1900-1910 George Washington Carver, director of agricultural research at Tuskegee Institute, pioneered in finding new uses for peanuts, sweet potatoes, and soybeans, thus helping to diversify southern agriculture.
1910-15 Big open-geared gas tractors came into use in areas of extensive farming
1910-19 Average annual consumption of commercial fertilizer: 6,116,700 tons
1915-20 Enclosed gears developed for tractor
1920-29 Average annual consumption of commercial fertilizer: 6,845,800 tons
1920-40 Gradual increase in farm production resulted from expanded use of mechanized power 1926 Successful light tractor developed
1930-39 Average annual consumption of commercial fertilizer: 6,599,913 tons
1930’s All-purpose, rubber-tired tractor with complementary machinery came into wide use 1930 One farmer supplied 9.8 persons in the United States and abroad
1930 15-20 labor-hours required to produce 100 bushels (2-1/2 acres) of corn with 2-bottom gang plow, 7-foot tandem disk, 4-section harrow, and 2-row planters, cultivators, and pickers 1940-49 Average annual consumption of commercial fertilizer: 13,590,466 tons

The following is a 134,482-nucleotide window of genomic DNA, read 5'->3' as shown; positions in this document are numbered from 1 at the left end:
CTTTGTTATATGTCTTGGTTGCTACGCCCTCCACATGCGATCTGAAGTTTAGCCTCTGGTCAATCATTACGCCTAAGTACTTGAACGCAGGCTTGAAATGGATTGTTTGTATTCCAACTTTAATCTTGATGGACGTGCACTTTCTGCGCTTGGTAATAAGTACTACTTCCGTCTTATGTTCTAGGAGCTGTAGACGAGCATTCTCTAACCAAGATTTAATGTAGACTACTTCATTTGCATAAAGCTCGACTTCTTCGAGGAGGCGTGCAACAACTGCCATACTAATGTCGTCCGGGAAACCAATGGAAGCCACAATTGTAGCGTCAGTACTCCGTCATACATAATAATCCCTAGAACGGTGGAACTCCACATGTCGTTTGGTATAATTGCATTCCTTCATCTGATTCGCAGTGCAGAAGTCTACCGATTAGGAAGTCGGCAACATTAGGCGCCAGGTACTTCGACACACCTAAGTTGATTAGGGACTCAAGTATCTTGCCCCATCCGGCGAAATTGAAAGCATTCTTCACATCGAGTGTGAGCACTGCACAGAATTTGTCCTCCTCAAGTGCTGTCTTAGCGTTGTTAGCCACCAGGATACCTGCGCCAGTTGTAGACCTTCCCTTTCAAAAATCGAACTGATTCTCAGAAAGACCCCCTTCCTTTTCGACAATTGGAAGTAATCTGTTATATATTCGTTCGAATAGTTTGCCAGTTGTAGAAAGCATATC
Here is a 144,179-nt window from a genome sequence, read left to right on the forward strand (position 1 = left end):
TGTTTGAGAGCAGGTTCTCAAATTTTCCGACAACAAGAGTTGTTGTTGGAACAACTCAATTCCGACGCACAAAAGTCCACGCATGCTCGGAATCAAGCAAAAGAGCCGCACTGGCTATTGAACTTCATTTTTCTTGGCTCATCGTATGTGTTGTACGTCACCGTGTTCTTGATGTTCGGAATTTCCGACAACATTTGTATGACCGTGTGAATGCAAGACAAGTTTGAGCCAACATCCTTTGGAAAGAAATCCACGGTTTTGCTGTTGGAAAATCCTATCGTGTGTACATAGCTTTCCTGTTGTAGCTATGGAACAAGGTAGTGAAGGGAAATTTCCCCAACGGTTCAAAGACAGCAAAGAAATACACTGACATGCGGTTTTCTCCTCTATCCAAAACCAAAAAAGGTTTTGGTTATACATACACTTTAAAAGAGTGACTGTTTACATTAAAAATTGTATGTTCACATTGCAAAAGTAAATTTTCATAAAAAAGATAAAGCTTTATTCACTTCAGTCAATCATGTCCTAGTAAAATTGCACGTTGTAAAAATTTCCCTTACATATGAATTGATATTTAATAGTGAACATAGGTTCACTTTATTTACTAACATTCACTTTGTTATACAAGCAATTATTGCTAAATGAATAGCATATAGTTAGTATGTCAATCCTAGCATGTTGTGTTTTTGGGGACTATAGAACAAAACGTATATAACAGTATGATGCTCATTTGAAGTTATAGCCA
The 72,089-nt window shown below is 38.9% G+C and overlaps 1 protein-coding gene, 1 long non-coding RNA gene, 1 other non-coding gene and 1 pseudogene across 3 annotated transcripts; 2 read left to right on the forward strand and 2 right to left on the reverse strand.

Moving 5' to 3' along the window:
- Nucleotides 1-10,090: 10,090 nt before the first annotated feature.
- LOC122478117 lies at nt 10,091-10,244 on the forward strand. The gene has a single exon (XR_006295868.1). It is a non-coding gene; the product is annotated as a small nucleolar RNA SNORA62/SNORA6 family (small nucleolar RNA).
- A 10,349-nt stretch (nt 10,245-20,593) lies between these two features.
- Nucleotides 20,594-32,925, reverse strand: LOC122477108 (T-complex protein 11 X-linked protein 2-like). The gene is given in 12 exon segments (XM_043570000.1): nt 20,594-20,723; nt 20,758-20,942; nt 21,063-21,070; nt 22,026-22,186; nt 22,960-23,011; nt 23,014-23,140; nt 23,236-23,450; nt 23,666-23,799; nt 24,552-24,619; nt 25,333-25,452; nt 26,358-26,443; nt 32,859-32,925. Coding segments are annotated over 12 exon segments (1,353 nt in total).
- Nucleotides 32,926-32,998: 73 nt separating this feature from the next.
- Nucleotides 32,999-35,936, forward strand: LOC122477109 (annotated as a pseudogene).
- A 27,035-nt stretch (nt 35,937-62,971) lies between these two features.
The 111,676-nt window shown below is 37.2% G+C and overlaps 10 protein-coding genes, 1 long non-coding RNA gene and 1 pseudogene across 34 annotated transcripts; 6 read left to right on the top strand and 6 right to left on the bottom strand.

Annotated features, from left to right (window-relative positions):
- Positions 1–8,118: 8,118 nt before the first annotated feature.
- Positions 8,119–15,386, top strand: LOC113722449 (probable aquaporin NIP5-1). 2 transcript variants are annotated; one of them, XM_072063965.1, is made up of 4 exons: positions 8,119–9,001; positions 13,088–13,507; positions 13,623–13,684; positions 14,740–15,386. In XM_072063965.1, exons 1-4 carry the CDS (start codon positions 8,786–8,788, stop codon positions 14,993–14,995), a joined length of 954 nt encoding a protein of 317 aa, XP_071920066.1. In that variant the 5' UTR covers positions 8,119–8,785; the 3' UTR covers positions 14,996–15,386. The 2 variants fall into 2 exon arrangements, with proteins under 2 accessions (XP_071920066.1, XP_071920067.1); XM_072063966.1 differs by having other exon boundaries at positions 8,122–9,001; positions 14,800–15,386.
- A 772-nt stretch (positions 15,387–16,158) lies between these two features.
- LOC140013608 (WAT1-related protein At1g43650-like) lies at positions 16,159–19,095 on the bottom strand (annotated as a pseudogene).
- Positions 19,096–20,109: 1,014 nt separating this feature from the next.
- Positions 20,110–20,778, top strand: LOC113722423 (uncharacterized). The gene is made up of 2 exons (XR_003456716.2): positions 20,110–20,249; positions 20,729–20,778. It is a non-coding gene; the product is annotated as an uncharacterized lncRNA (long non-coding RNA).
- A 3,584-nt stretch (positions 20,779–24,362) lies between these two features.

1940 One farmer supplied 10.7 persons in the United States and abroad
1941-45 Frozen foods popularized
1942 Spindle cotton picker produced
1945-70 Change from horses to tractors and the adoption of a group of technological practices characterized the second American agriculture agricultural revolution
1945 10-14 labor-hours required to produce 100 bushels (2 acres) of corn with tractor, 3-bottom plow, 10-foot tandem disk, 4-section harrow, 4-row planters and cultivators, and 2-row picker
1950-59 Average annual consumption of commercial fertilizer: 22,340,666 tons
1954 Number of tractors on farms exceeded the number of horses and mules for first time